Official English? Try mandatory
Arizona Daily Star
Apr. 14, 2005
The star's view:
America lags in foreign-language skills as their importance
grows. The last thing Arizona needs is to codify our failure. Let's push
State lawmakers this week are
considering whether to make English the official language of Arizona.
They could adopt measures
accomplishing this goal in these closing days of the Legislature, or they
could do what they've done already to this resurrected monster and kill it
again - then leave town.
There is a third option, one that
would move the state from embarrassment toward the forefront of economic
development and racial sensitivity. They could push a constitutional
amendment requiring that Arizona issue every document, sign and license in
both English and Spanish.
The goal would be to help more
Arizonans learn Spanish. It would cost too much to require schooling as a
matter of law, but imagine the benefit of seeing every word government
produces right there beside its Spanish equivalent. Before long, everyone
would know that you can't fight "Palacio Municipal" and that "licencia de
manejo" is what you show the officer when he pulls you over.
This option, silly as it may sound,
makes more sense than the one pushed by Rep. Russell K. Pearce. "It's time
to stand up and codify that we are an English-speaking nation," the Mesa
Republican said in an interview Wednesday. Pearce is heir to a long history
of linking status as a citizen to English fluency.
New Mexico's statehood was delayed
until, in the words of one prominent politician, "the migration of
English-speaking people who have been citizens of other states does its
modifying work with the Mexican element." In 1923, an Illinois law targeted
speakers of British English, declaring "American" the official tongue.
The history lesson comes from
sociologist April Linton of the University of Washington. In modern times,
more than two dozen states have declared English their official language - a
movement Linton ascribes more to feelings of patriotism than intolerance.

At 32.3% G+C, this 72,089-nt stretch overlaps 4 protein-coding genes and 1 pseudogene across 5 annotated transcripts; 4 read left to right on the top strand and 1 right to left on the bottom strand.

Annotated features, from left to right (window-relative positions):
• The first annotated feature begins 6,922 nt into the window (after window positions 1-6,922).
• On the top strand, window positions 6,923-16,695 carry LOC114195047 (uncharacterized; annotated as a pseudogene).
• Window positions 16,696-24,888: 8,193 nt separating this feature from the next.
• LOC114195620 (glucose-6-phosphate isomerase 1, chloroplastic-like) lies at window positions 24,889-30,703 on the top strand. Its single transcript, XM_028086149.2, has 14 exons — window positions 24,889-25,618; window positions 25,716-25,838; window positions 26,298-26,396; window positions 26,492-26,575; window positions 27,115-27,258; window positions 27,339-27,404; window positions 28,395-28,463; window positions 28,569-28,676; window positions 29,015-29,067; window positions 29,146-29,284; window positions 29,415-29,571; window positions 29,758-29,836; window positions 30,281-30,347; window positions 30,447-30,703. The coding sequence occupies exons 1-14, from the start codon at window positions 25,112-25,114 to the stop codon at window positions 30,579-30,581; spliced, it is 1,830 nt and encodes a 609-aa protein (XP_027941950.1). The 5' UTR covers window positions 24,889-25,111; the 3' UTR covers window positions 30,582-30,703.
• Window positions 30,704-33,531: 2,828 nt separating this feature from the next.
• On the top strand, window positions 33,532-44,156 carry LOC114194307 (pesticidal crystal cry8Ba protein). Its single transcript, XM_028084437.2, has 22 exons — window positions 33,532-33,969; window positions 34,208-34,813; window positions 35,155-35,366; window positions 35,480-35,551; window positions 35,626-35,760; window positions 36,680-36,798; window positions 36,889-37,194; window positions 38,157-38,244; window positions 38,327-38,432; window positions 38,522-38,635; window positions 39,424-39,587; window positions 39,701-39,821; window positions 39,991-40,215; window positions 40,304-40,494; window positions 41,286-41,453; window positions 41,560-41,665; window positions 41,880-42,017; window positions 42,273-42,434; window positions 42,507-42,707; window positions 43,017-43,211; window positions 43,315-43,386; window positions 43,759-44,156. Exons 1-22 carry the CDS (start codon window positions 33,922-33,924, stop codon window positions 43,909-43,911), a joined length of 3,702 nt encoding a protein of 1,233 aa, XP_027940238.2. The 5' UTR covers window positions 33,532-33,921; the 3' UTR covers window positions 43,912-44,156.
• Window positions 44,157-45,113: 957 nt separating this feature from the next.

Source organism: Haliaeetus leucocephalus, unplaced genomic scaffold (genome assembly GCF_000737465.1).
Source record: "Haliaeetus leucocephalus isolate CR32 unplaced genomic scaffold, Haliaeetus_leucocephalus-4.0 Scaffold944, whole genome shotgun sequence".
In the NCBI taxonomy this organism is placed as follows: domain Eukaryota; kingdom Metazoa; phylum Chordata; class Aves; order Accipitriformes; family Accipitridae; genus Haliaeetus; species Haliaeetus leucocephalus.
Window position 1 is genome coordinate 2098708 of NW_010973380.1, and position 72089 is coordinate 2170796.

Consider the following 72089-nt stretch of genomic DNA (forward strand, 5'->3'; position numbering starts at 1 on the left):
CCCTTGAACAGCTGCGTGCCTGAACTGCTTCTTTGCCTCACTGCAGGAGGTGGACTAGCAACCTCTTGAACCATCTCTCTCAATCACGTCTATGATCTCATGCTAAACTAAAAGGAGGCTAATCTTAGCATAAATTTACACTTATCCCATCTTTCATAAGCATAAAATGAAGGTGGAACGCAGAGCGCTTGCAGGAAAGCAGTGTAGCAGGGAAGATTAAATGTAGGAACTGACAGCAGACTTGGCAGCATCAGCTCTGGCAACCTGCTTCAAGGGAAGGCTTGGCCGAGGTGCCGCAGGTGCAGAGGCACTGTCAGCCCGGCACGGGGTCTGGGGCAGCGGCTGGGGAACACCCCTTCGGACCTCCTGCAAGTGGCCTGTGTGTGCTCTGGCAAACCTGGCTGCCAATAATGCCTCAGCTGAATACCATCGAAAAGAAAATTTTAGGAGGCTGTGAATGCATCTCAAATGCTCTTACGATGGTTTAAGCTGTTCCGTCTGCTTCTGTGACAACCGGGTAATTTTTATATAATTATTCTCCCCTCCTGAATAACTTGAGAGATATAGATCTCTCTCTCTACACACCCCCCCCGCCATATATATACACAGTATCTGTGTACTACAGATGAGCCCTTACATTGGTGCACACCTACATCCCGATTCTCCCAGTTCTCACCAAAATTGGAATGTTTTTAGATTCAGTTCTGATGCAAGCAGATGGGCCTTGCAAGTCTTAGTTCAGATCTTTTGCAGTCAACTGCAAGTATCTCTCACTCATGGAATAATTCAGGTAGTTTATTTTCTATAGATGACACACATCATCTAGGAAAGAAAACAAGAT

Either way, it is a backward step.
Arizona lawmakers should be in the
vanguard of encouraging all citizens to learn a second language. It would
position the state as a serious player in a global economy that lawmakers
are anxious to embrace in other ways.
Two other communities illustrate the
point. In the nation's most bilingual metro area, Miami-Dade County Public
Schools are expanding programs to help all students become literate in at
least two languages. In one of the least diverse states, Idaho, high-tech
leaders see language as one way to throw the welcome mat to people of color,
who are outnumbering whites among new engineers nationwide.
One of Arizona's "Official English"
measures seeks to immunize the effort by declaring that its restrictions do
not apply to "the teaching of or the encouragement of learning languages
other than English." If the sponsors were sincere in this, they would drop
their bills altogether.
A better approach comes from the
"English Plus," movement, which declared in 2000 "a strong belief that all
U.S. residents should have the opportunity to become proficient in English
plus one or more other languages."
Census data cited in a 2000 U.S.
Senate resolution show only 9 percent of Americans speak their native
language and another language fluently, compared to 53 percent of Europeans.
We could turn it around in Arizona -
for a start, with mandatory, two-language government documents. For a crash
course, try doing your state income taxes in the other language.
Tell lawmakers what you think through
the state Legislature's Tucson number, 398-6000.